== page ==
The decision in Concepcion is illustrative of more than just an adherence to federal preemption rules. The decision also signals a broader policy in which there is a presumption in the courts favoring arbitrability and awards handed down by arbitrators. This deference is due to a push towards enforcing and advancing the rights of private parties in the realm of contracts. The courts should play a very limited role in interfering with the terms agreed upon between such parties. Even where there is alleged unconscionability, such as in Concepcion, they should only intervene in very rare circumstances. To do otherwise would eviscerate not only arbitration agreements but also the principles upon which they are founded. Many times, unconscionability is an easy answer for litigants arguing against arbitration because it provides a legal method of alleging “unfairness”. Currently, the survival of a claim of unconscionability requires plaintiffs to use the terms in their arbitration clause to explain how it is sufficiently unconscionable and how it is inconsistent with the purpose of the FAA — if successful, the arbitration clause will be invalid and plaintiffs can pursue their class action lawsuit. Thus, defenses to allegedly unfair arbitration clauses do still exist and Concepcion does not completely foreclose the possibility of filing a class action suit; the requirements are just reasonably and necessarily stringent so as to preserve the rights of contracting parties.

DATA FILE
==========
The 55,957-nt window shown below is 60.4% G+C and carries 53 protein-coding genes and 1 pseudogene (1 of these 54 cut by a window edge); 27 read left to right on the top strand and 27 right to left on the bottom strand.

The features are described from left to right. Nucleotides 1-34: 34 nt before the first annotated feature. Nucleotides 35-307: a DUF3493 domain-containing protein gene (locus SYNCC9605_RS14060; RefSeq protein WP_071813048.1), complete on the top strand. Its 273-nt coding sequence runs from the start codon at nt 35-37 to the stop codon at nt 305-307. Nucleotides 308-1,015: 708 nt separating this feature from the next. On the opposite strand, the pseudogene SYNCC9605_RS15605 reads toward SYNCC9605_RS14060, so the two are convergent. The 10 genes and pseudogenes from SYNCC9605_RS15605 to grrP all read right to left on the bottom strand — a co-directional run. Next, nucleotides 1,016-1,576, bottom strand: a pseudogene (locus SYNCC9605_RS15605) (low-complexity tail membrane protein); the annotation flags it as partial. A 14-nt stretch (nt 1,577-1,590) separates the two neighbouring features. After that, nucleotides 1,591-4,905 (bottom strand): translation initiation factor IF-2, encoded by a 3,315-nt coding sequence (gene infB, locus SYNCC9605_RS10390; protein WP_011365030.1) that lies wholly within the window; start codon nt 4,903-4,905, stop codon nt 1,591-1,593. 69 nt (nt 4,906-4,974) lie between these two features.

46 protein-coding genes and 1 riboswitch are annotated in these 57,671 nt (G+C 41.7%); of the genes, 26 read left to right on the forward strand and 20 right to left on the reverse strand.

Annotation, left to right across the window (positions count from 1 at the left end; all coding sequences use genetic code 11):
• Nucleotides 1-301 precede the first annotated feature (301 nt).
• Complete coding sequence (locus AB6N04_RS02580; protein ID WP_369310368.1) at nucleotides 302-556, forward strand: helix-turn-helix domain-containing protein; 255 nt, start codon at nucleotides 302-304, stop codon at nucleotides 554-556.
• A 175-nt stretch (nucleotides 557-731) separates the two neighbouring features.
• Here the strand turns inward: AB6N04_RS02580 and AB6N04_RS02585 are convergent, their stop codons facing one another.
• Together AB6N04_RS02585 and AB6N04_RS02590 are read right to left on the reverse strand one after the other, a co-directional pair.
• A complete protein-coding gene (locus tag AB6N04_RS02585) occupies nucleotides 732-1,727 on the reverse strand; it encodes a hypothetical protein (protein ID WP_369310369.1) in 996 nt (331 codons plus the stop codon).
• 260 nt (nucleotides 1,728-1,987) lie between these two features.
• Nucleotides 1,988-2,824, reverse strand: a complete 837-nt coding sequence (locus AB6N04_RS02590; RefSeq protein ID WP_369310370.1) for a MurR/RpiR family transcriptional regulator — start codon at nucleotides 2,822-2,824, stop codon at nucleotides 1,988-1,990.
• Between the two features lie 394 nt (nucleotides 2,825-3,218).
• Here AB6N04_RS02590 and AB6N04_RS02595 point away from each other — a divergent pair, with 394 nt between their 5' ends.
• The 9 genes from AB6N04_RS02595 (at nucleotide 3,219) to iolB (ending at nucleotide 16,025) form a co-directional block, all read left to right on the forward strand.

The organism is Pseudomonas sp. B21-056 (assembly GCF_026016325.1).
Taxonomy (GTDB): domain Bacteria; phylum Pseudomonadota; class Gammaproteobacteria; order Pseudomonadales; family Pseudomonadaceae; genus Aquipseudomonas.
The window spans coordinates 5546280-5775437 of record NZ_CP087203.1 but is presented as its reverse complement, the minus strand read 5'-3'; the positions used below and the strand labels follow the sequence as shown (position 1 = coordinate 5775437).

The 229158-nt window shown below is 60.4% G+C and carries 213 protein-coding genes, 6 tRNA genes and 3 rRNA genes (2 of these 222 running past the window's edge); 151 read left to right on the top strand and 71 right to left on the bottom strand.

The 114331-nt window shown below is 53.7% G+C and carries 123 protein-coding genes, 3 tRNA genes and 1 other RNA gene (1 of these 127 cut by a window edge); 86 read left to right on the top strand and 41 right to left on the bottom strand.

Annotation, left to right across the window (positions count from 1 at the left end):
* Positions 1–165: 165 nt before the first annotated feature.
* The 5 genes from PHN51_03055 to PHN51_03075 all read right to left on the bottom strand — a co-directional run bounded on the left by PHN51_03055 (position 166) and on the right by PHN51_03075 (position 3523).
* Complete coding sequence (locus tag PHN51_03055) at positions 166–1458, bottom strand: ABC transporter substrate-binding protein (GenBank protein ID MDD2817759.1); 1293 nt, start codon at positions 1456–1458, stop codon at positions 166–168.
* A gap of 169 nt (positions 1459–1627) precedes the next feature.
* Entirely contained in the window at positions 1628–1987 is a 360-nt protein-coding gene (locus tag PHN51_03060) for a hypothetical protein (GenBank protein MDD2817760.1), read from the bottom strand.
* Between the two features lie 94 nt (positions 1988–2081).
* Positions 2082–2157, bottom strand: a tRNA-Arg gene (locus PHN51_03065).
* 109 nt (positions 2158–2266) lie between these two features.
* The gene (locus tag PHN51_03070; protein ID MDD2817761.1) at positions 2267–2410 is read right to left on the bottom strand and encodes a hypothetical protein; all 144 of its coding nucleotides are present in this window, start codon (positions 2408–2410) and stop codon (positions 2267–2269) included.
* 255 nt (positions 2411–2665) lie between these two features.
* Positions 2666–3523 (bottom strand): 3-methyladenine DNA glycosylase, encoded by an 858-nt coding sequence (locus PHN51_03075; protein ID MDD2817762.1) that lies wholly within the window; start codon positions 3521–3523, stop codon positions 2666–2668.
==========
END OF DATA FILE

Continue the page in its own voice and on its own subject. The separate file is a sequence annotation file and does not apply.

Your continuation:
V. Changes to Arbitration Specific to Labor and Employment
In the realm of labor and employment, arbitration continues to be built into collective bargaining contracts and non-union employment contracts to the benefit of all contracting parties. Perhaps one of the most notable works regarding the importance of arbitration in labor and employment is Samuel Estreicher’s Saturns for Rickshaws: The Stakes In the Debate Over Predispute Employment Arbitration Agreements, in which Estreicher states:
The unspoken (yet undeniable) truth is that most claims filed by employees do not attract the attention of private lawyers because the stakes are too small and outcomes too uncertain to warrant the investment of lawyer time and resources. These claims have only one place to go: filings with administrative agencies where they essentially languish, for the agencies themselves lack the staffing (and often even the inclination) to serve as lawyers for average claimants. The people who benefit under a litigation-based system are those whose salaries are high enough to warrant the costs and risks of a law suit undertaken by competent counsel; these are the folks who are likely to derive benefit from the considerable upside potential of unpredictable jury awards. Very few claimants, however, are able to obtain a position in this “litigation lottery.”